Doug Ferguson: Bass, Lead Vocal on Song Within a Song
Andy Ward: Drums, Percussion, Voice on Aristillus
Peter Bardens: Keyboards, Vocal on Spirit of the Water
Andy Latimer: Guitars, Flute, Vocal on Song Within a Song, Another Night and Airborn

Often voted as Camel's best album, Moonmadness is an impressive album. Most of it has a "Spacy" or "Atmospheric" texture of sound, being totally different from the feeling of Camel's earlier albums. It features some impressive instrumental, complex parts, echoed, reverberating electric guitars (in a Pink Floydian Shine on You Crazy Diamond style, perhaps) and a significant switch to synthesizers. This is a classic progressive album, though the music tends, somewhat, to fusion.
Another cover, from the (early ?) US Janus 7024 releases, featured a circular picture of a the weeping Camel from the first debut album, now in a spacesuit with a British emblem, standing on a lunar landscape. The inside cover has the UK cover picture.

Note: A remastered edition of Moomnadness has been released in 2002 by Deram/Universal. This edition contains additional 32 minutes in five bonus tracks: Another Night (Single version), Spirit of the Water (demo), Song within a Song, Lunar Sea and Preparation/Dunkirk (live at the Marquee Club, April 14th 1976). Read a comparitive review of the two releases.

* During the short time they had to do make album, Camel were pressured into doing something 'a bit more commercial'.
* Moonmadness began as a loose concept album based on the personalities of the band members, Another Night - Doug Ferguson, Air Born - Andy Latimer, Chord Change - Peter Bardens, and Lunar Sea - Andy Ward.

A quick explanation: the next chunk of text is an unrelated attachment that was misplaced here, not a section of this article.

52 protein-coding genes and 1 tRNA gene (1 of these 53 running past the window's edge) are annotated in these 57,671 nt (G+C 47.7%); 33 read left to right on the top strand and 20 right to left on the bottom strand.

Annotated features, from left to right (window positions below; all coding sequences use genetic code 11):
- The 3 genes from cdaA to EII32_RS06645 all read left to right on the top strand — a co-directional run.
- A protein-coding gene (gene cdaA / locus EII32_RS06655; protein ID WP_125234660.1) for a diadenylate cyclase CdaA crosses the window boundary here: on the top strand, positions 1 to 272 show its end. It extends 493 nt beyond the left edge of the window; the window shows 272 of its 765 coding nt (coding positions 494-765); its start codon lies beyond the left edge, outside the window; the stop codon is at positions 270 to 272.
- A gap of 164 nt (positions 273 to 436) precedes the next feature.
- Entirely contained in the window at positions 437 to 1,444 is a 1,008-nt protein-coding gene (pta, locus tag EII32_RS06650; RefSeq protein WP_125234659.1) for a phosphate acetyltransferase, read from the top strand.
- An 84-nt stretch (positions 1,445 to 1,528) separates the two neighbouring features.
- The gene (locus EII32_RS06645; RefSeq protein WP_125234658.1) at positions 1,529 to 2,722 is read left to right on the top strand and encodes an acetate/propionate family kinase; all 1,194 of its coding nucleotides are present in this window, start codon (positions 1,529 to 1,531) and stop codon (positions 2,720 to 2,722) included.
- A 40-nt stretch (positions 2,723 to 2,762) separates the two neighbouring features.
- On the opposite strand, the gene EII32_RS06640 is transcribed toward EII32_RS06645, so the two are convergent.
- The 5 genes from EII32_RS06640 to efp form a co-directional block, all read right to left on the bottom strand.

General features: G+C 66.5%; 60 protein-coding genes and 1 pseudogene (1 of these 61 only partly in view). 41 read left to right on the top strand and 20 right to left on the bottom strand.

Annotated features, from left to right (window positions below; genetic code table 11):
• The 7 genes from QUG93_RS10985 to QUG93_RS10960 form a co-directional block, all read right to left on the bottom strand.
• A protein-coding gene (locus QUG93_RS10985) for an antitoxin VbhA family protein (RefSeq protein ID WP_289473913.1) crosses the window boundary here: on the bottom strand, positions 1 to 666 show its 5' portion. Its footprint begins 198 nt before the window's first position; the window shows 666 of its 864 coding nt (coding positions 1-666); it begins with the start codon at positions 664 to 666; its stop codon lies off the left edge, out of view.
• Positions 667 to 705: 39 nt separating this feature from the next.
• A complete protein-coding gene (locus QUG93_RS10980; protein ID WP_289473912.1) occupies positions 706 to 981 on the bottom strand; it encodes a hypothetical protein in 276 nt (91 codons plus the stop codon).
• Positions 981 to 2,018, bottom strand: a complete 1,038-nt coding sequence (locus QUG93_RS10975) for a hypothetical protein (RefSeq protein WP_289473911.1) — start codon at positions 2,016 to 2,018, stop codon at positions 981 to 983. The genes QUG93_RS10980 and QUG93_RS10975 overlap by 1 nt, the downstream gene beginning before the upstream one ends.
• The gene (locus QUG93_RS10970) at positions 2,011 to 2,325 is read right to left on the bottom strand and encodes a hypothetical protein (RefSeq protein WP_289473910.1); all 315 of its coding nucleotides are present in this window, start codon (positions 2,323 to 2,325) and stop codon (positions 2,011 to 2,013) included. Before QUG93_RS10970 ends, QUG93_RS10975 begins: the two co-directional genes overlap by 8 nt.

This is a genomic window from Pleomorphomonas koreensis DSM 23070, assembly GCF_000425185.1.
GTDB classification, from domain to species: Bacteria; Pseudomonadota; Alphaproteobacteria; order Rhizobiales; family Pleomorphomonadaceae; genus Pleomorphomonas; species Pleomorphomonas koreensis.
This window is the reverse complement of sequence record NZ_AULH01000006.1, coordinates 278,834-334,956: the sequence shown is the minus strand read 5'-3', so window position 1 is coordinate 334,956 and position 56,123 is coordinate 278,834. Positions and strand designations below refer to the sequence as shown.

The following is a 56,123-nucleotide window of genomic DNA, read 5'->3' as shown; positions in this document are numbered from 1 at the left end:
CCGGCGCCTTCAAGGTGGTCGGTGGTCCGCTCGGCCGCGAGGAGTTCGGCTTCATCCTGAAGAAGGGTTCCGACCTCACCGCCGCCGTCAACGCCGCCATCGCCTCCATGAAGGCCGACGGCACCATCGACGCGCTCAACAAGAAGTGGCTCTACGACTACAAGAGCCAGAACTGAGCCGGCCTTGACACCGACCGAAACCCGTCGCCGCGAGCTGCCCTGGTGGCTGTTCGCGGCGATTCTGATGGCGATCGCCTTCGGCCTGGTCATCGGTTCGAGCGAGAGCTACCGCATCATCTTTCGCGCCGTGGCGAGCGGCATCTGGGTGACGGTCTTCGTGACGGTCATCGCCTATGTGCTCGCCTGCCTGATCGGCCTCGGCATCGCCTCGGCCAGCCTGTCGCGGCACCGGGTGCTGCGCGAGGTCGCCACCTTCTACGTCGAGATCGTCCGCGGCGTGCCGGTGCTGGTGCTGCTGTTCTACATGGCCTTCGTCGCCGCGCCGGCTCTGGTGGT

* In Aristillus, the opening track, Andy Ward's voice on the background is saying "Aristillus Autolycus". Susan Hoover explains: 'The band thought it sounded like 'Aristillus ought to like us' and so Andy repeated it during the song because he was the only one who could say it over and over again without getting tongue-tied.'. Bill Thompson explains: 'Aristillus and Autolycus are two distinctive naked-eye craters (not lunar seas as best I can tell) on the near-side of the moon in the middle-upper-just-left-of-center area of the moon. They are very near the Apollo 15 landing site and are in the lunar sea named Imbrium.'
* The original cover was rejected by the US record company, hence the Camel in spacesuit in the original US release.
* "He was such an inventive drummer... blowing down a hose pipe into a bucket of water to create the intro on Lunar Sea" - Andy Latimer on Andy Ward.
* Although Ferguson worked with the band on the songs of their next album, Rain Dances, this is his last album with Camel .
* The Vinyl pressing of the album had a continuous sound of growling thunder recorded in the center groove that would play endlessly (well, unless the tone arm was lifted). This effect could not be repeated on the CD pressing...
* Ferguson introduced the band to saxophonist Mel Collins, who became a part-time player on their live gigs. Mel Collins also worked with King Crimson, Eric Clapton, Richard Wright, Dire Straits, Clannad and many more bands and artists.

LP: Passport PB 9857, Decca TXS-R 115, Janus JXS-3, Janus JXS 7024 Released in April 1976 (Concert programme claims March)
MC: Passport PB 9857, Janus JXSC-3
CD: London 810 879-2, Janus JXS-7024, Janus 1332, Deram 8829312
Total Playing Time: 39:27
Moonmadness reached 15 number in the charts

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